To the editor:

Growth and multiplication of specific cells and organisms occurs within narrow physico-chemical conditions. Despite the fundamental importance of one (or at most two) cellular functions that determine the growth range of a cell or an organism, in most cases we have little idea of their identity. Here, we report the finding that chaperonins determine growth at lower temperatures of the bacterium Escherichia coli K-12. The finding has implications for the use of bacteria in environmental biotechnology, biochemical engineering and recombinant protein production.

E. coli is a mesophilic bacterium able to grow well in the temperature range from 21 °C to 49 °C, with an optimum at about 37 °C. The growth rate of E. coli strain XLOLR drops rapidly as incubation temperatures decrease from 20 °C, and the minimum for measurable growth is around 7.5 °C (ref. 1; Fig. 1a). Interestingly, the ability of the E. coli chaperonins GroEL and GroES to fold denatured proteins also rapidly decreases below 15 °C (ref. 2; Fig. 1b). These chaperones promote the folding and/or assembly of over 30% of cellular proteins, are required for bacteriophage morphogenesis and have a role in protein secretion3,4. The question thus arises of whether the vital role of chaperonins is the function that determines the lower temperature limit of E. coli growth.

Figure 1: In vivo and in vitro properties of the chaperonins of Oleispira antarctica.
figure 1

(a) Effect of expression of the O. antarctica chaperonins on the growth of E. coli at different temperatures. (b) In vitro refolding activities of O. antarctica Cpn60/10 and E. coli GroEL/ES chaperonins at different temperatures. Data are not fitted to any model. For details see Supplementary Methods online.

We recently isolated a new psychrophilic bacterium, Oleispira antarctica strain RB-8 T (DSMZ14852 T), from Antarctic seawater5 and characterized its chaperonin Cpn60 and co-chaperonin Cpn10 (Ferrer, M., Lünsdorf, H., Chernikova, T.N., Yakimov, M.M., Golyshin, P.N. & Timmis, K.N., unpublished data; Swiss-Prot accession numbers Q8KM30 and Q8KM31, respectively). Both chaperonins show high protein refolding activities in vitro at temperatures of 4–12 °C (16-fold higher than at 30 °C; Fig. 1b). We reasoned that if the cold-sensitive GroEL and GroES chaperonins of E. coli determine its lower growth temperature, and if the cold-adapted Cpn60 and Cpn10 chaperonins of O. antarctica can assume the roles of GroEL and GroES in E. coli, then introduction of the corresponding genes into, and their expression in, E. coli should extend its temperature range of growth by decreasing its lower temperature limit.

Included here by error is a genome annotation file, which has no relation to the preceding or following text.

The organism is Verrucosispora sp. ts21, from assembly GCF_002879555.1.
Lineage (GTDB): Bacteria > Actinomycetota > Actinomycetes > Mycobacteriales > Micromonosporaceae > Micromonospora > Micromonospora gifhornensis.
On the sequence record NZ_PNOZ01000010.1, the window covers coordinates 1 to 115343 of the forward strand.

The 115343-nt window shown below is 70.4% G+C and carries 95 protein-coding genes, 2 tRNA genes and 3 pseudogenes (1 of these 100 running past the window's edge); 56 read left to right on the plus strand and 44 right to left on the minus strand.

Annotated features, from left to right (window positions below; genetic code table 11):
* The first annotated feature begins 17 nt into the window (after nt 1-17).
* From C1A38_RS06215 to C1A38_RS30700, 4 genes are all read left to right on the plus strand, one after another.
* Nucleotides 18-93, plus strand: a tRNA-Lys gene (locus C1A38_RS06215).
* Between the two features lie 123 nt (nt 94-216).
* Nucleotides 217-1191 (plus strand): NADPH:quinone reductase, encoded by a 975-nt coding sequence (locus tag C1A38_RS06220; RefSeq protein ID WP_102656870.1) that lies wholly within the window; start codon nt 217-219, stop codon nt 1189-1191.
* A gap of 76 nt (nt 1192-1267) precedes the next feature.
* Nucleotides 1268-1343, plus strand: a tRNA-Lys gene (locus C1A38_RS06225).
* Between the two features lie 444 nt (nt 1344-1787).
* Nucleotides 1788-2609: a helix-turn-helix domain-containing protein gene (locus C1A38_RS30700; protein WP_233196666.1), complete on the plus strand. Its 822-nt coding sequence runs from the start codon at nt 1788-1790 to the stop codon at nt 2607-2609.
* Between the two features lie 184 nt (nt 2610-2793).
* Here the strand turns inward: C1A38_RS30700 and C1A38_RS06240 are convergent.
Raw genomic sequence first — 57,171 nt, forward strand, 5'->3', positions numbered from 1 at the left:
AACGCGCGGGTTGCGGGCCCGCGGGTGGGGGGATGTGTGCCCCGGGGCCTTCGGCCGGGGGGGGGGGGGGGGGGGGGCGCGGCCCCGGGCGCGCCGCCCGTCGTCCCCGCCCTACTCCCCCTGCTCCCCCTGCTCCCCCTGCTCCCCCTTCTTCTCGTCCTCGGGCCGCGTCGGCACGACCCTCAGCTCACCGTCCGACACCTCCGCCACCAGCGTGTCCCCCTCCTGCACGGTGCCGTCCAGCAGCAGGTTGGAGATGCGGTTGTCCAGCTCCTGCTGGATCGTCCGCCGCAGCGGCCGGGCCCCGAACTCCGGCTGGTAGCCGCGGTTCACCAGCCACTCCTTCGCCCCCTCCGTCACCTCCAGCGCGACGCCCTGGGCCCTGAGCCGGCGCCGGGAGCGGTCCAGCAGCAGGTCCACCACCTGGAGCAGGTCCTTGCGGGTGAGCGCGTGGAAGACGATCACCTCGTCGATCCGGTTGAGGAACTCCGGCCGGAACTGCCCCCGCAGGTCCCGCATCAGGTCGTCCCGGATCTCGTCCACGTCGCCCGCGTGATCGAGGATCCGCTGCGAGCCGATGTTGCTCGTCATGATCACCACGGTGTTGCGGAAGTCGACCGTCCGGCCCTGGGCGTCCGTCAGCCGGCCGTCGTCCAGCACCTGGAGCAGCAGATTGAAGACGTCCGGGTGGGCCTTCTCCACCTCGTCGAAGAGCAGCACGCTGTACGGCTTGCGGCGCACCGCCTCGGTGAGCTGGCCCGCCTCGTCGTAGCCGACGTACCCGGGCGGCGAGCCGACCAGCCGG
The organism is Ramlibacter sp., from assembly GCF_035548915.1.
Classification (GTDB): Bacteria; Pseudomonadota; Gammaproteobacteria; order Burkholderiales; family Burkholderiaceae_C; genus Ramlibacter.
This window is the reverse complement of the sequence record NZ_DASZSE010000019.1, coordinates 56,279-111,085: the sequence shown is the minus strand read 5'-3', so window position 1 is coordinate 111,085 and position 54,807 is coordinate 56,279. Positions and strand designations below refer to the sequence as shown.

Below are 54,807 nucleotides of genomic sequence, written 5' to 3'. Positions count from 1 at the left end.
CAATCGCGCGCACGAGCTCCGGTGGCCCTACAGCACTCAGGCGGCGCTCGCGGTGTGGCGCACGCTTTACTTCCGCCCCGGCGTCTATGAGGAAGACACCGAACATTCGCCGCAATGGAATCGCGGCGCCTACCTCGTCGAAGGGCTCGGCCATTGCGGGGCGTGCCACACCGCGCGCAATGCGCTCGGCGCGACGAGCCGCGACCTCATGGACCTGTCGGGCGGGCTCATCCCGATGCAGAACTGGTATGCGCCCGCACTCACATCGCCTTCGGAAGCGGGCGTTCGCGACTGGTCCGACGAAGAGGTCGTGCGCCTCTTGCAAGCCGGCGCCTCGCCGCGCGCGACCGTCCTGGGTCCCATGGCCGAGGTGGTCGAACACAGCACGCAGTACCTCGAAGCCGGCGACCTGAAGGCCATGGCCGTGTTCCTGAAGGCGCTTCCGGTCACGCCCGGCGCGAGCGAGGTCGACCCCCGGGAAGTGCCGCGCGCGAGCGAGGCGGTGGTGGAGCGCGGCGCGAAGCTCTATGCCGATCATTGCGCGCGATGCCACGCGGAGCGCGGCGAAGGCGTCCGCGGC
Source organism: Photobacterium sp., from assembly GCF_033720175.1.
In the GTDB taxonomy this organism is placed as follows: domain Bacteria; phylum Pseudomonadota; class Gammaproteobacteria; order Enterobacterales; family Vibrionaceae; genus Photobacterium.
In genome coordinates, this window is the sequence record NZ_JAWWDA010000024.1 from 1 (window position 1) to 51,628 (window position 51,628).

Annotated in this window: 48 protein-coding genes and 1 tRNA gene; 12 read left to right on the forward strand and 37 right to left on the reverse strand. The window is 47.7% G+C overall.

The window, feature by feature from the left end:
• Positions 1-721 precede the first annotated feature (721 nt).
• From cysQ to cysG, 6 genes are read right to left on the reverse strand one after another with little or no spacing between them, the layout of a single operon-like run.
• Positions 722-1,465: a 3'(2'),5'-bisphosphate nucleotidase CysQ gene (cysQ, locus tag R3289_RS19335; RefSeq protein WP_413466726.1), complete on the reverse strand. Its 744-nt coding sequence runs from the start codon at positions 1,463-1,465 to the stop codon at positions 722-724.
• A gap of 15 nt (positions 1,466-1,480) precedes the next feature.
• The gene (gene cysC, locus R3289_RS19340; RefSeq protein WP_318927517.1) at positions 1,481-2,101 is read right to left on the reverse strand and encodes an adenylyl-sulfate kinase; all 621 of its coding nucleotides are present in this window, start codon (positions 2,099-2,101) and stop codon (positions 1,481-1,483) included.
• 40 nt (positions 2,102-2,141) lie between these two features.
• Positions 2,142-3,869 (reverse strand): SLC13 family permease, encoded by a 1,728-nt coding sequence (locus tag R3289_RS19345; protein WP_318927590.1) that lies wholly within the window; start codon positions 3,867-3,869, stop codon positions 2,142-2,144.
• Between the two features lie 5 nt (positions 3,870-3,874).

We therefore cloned and expressed the O. antarctica genes cpn60 and cpn10, encoding the two chaperonins, under the control the Plac promoter in E. coli strain XLOLR and examined the growth characteristics of the transgene after induction of expression with isopropyl-d-galactopyranoside (IPTG; Fig. 1a). The strain bearing the construct grows much faster than the parental strain at low temperatures: 3-fold faster than the parental strain at 15 °C, 36-fold faster at 10 °C and 141-fold faster at 8 °C (growth rate of parental E. coli 0.002 h−1; that of the transgenic strain 0.282 h−1). No growth of the parental E. coli was detected below 8 °C, whereas the transgenic strain grew at temperatures below 4 °C As determined using the square-root growth model of Ratkowsky et al.6, the theoretical minimum temperatures for the parental and transgenic E. coli would be 7.5 °C and −13.7 °C, respectively (see Supplementary Methods online).